Amelia Yani, Ambassador of Indonesia: Half of My Heart Stays in BiH

Amelia Yani, Ambassador of Indonesia: Half of My Heart Stays in BiH

“I am very sad. I got close to everyone. People in BiH are so warm. It is not simple at all. But one looks forward to going back home as well”, Amelia Yani says, as her ambassador’s term in BiH is approaching to an end.

Interviewed by: Elma Zećo

“A long and extraordinary journey is behind me. At times, pain, sorrow and happiness were its parts, and I am so grateful because I was still able to obtain a good education during a difficult period in my country, supported by my parents”. This is the opening part of the farewell letter of Amelia Yani, Ambassador of Indonesia to BiH. 

Traveling around BiH, whose beauties she describes as the “heaven on Earth”, she was received warmly, as a friend of our country, so that sometimes she was unable to tell whether she was in Bosnia or Indonesia. She worked hard on business, educational, and friendly cooperation between the two countries – last year only, exports from Indonesia to BiH increased by 300%. 

In order to promote potentials and beauties of the largest insular country in the world, she organized visits thanks to which the Furaj.ba team visited Indonesia twice, learning about its most popular destinations – Bali, Komodo Archipelagos, Labuan Bajo, Jakarta, Java, Sumatra… Step by step, Indonesia became familiar to peoples of BiH, among whom Amelia found great friends.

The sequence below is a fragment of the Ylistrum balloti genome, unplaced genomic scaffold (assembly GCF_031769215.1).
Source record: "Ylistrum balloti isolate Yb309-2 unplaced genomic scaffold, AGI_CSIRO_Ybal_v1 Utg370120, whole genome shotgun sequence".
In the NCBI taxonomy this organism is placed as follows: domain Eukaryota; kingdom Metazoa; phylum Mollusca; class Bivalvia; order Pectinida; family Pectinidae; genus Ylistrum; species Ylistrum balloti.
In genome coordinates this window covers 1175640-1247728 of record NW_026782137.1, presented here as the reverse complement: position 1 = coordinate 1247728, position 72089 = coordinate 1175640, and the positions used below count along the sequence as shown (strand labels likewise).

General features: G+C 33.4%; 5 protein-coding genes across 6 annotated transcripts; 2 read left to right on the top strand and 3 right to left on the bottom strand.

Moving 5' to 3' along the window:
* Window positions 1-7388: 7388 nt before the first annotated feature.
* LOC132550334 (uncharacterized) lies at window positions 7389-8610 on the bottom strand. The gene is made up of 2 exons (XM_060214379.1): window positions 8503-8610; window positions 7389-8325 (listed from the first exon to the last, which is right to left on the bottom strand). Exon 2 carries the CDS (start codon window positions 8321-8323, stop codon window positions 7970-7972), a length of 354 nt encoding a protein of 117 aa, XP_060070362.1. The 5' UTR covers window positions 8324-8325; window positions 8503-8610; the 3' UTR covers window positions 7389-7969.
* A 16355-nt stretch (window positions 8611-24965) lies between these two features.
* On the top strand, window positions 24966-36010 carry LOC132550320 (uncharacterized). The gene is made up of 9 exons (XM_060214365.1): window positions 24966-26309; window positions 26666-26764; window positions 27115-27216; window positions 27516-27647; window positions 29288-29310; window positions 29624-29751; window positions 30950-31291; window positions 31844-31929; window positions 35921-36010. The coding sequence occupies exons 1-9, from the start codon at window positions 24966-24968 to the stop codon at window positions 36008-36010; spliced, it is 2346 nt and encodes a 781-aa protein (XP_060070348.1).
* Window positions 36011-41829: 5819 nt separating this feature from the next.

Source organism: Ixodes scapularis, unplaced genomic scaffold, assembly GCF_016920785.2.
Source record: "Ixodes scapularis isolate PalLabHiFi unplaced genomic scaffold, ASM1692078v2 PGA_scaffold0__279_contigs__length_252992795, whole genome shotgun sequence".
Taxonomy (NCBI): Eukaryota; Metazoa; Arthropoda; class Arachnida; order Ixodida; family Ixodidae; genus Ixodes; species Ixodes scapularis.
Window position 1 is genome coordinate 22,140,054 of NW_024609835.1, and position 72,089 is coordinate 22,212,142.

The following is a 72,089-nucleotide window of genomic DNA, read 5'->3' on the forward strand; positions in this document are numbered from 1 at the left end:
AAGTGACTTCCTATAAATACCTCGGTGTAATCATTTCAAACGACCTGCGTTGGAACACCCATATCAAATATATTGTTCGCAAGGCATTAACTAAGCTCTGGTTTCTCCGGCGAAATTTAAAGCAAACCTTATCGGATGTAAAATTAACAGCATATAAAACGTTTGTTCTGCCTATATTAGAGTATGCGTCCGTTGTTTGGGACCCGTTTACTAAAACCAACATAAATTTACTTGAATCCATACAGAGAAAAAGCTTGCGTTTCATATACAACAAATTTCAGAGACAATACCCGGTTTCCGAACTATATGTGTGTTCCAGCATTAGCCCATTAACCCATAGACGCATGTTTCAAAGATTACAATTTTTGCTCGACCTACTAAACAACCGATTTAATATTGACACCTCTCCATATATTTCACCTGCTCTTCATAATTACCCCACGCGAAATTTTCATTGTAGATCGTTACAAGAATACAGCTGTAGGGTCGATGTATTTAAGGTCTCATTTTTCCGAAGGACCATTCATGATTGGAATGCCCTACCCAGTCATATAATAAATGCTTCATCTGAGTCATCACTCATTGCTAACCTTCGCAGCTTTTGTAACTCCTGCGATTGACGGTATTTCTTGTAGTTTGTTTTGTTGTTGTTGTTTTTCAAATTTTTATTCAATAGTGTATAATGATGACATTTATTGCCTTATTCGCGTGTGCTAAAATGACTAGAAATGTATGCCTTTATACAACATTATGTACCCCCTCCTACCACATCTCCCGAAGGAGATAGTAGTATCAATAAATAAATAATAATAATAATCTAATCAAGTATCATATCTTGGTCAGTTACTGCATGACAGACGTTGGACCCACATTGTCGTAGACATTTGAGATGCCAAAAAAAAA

“Half of my heart will stay here, in Bosnia and Herzegovina, the most beautiful country in the world,” the ambassador stresses at the end of her four-year term, not hiding her emotions at the very beginning of the interview for Furaj.ba

My Book About BiH

How sad you are to be leaving and, on the other hand, how happy you are to be going back home?

– I am very sad. I got close to everyone. People in BiH are so warm. It is not simple at all. But one looks forward to going back home as well. I go back to my habitat. I plan to write a very precious book about BiH, which will describe how beautiful it is here. Before I came here, people in Indonesia had associated BiH with the war. Some even tried to talk me out of coming, believing that things are too quiet, and that there is nothing here. However, I opened up to people in BiH. They have accepted me as one of their own. Through my experiences, I realized how similar we are. We, Indonesians also had a difficult past. We share the same feelings, but we must reconcile. This is my goal, and this is what I do with my colleagues in Indonesia, where 714 ethnic groups live. We have our problems, just like BiH. But better times will come. 

During Your career, you worked for the United Nations, you were a farmer, active in politics… What will you do once your term in BiH expires?

– I don’t know, but privately, I will go back to my life as a farmer, and writing. I am very good at cooking, baking cakes. I have two hands; I will use them… I write every day. As soon as I get home, I will write a book about BiH and organize promotion at a nice place. 

You used to live in Jakarta, and then in the village of Bawuk, far away from the city noise for 21 years. Where will you live now?